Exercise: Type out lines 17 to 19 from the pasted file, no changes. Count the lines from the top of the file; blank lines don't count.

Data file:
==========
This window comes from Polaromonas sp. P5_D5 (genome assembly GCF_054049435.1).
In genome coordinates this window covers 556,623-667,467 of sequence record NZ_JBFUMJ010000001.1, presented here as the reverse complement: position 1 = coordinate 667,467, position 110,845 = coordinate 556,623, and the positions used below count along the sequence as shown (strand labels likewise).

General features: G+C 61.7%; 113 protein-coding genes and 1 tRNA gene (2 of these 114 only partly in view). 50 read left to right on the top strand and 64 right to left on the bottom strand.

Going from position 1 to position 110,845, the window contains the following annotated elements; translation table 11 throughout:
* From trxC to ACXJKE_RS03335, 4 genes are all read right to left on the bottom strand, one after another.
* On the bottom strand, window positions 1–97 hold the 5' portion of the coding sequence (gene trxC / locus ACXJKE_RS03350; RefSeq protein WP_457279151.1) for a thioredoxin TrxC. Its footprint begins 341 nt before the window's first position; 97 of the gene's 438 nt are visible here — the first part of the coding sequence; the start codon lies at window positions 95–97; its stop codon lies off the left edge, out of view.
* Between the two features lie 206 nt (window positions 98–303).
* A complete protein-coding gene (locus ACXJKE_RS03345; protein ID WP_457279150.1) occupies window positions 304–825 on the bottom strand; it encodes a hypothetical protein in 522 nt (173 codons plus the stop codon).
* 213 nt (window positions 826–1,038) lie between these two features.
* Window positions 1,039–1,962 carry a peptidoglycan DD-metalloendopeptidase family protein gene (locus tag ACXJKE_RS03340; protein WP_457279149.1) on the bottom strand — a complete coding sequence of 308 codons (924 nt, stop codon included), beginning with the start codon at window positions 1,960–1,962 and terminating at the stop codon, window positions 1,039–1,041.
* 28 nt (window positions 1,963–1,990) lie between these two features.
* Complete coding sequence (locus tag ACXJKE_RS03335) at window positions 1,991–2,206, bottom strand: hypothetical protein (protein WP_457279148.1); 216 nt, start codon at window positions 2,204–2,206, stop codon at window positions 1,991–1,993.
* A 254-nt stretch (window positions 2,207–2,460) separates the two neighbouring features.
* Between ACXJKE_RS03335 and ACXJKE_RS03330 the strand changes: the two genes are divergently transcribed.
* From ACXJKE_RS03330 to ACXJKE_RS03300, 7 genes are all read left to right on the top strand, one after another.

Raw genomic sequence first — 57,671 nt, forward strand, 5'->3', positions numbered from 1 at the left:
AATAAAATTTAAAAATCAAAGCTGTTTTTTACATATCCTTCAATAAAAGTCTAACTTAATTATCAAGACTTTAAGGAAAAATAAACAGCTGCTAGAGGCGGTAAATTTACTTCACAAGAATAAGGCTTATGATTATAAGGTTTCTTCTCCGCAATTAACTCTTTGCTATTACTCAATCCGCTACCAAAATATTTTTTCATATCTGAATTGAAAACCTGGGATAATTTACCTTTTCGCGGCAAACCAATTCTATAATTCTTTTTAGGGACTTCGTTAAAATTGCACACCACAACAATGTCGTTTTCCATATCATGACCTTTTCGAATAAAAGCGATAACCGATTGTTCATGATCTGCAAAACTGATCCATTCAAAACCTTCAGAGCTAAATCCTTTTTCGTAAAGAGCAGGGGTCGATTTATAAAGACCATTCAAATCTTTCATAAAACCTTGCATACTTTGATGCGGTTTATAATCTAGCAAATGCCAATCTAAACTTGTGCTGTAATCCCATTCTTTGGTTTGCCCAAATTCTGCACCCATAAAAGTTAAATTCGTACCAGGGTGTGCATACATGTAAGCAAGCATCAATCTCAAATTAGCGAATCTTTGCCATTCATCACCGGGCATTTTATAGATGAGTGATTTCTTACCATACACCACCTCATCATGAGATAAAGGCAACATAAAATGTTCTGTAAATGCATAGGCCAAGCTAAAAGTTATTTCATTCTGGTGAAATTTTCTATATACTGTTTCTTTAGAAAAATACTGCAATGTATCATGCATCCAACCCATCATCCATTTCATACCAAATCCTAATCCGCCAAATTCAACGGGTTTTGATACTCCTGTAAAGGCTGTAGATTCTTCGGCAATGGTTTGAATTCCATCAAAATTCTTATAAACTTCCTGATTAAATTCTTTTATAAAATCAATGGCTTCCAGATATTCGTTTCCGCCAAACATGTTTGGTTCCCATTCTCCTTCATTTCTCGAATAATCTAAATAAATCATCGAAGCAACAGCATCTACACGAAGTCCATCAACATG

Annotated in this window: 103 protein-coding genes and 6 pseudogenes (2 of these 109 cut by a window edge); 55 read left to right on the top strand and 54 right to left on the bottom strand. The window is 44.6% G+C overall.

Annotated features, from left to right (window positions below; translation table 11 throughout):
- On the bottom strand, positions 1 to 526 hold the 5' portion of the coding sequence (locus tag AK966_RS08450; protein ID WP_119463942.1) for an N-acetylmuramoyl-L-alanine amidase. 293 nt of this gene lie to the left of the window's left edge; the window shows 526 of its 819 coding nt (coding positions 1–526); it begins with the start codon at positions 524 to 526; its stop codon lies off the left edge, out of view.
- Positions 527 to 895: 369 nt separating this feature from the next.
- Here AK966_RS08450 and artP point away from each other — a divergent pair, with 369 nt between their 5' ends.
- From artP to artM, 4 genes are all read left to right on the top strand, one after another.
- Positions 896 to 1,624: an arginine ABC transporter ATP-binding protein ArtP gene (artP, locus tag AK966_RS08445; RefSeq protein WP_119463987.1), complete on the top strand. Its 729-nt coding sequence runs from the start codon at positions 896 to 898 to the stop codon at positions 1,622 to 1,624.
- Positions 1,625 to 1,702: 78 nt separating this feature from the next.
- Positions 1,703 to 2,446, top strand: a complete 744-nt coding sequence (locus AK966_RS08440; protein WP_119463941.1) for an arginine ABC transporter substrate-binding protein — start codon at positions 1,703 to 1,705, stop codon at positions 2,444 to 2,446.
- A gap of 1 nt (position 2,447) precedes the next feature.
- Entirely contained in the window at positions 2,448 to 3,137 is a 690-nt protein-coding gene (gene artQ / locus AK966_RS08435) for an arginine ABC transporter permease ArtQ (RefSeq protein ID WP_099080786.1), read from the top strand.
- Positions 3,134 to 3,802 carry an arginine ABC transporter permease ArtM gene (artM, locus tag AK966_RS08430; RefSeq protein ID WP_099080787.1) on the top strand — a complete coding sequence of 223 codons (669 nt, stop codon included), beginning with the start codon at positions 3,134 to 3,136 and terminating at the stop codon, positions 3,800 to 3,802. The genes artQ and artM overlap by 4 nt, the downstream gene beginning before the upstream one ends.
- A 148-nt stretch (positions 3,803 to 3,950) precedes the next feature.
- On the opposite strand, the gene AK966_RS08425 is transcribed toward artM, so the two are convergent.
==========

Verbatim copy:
AATAAAATTTAAAAATCAAAGCTGTTTTTTACATATCCTTCAATAAAAGTCTAACTTAATTATCAAGACTTTAAGGAAAAATAAACAGCTGCTAGAGGCGGTAAATTTACTTCACAAGAATAAGGCTTATGATTATAAGGTTTCTTCTCCGCAATTAACTCTTTGCTATTACTCAATCCGCTACCAAAATATTTTTTCATATCTGAATTGAAAACCTGGGATAATTTACCTTTTCGCGGCAAACCAATTCTATAATTCTTTTTAGGGACTTCGTTAAAATTGCACACCACAACAATGTCGTTTTCCATATCATGACCTTTTCGAATAAAAGCGATAACCGATTGTTCATGATCTGCAAAACTGATCCATTCAAAACCTTCAGAGCTAAATCCTTTTTCGTAAAGAGCAGGGGTCGATTTATAAAGACCATTCAAATCTTTCATAAAACCTTGCATACTTTGATGCGGTTTATAATCTAGCAAATGCCAATCTAAACTTGTGCTGTAATCCCATTCTTTGGTTTGCCCAAATTCTGCACCCATAAAAGTTAAATTCGTACCAGGGTGTGCATACATGTAAGCAAGCATCAATCTCAAATTAGCGAATCTTTGCCATTCATCACCGGGCATTTTATAGATGAGTGATTTCTTACCATACACCACCTCATCATGAGATAAAGGCAACATAAAATGTTCTGTAAATGCATAGGCCAAGCTAAAAGTTATTTCATTCTGGTGAAATTTTCTATATACTGTTTCTTTAGAAAAATACTGCAATGTATCATGCATCCAACCCATCATCCATTTCATACCAAATCCTAATCCGCCAAATTCAACGGGTTTTGATACTCCTGTAAAGGCTGTAGATTCTTCGGCAATGGTTTGAATTCCATCAAAATTCTTATAAACTTCCTGATTAAATTCTTTTATAAAATCAATGGCTTCCAGATATTCGTTTCCGCCAAACATGTTTGGTTCCCATTCTCCTTCATTTCTCGAATAATCTAAATAAATCATCGAAGCAACAGCATCTACACGAAGTCCATCAACATG

Annotated in this window: 103 protein-coding genes and 6 pseudogenes (2 of these 109 cut by a window edge); 55 read left to right on the top strand and 54 right to left on the bottom strand. The window is 44.6% G+C overall.

Annotated features, from left to right (window positions below; translation table 11 throughout):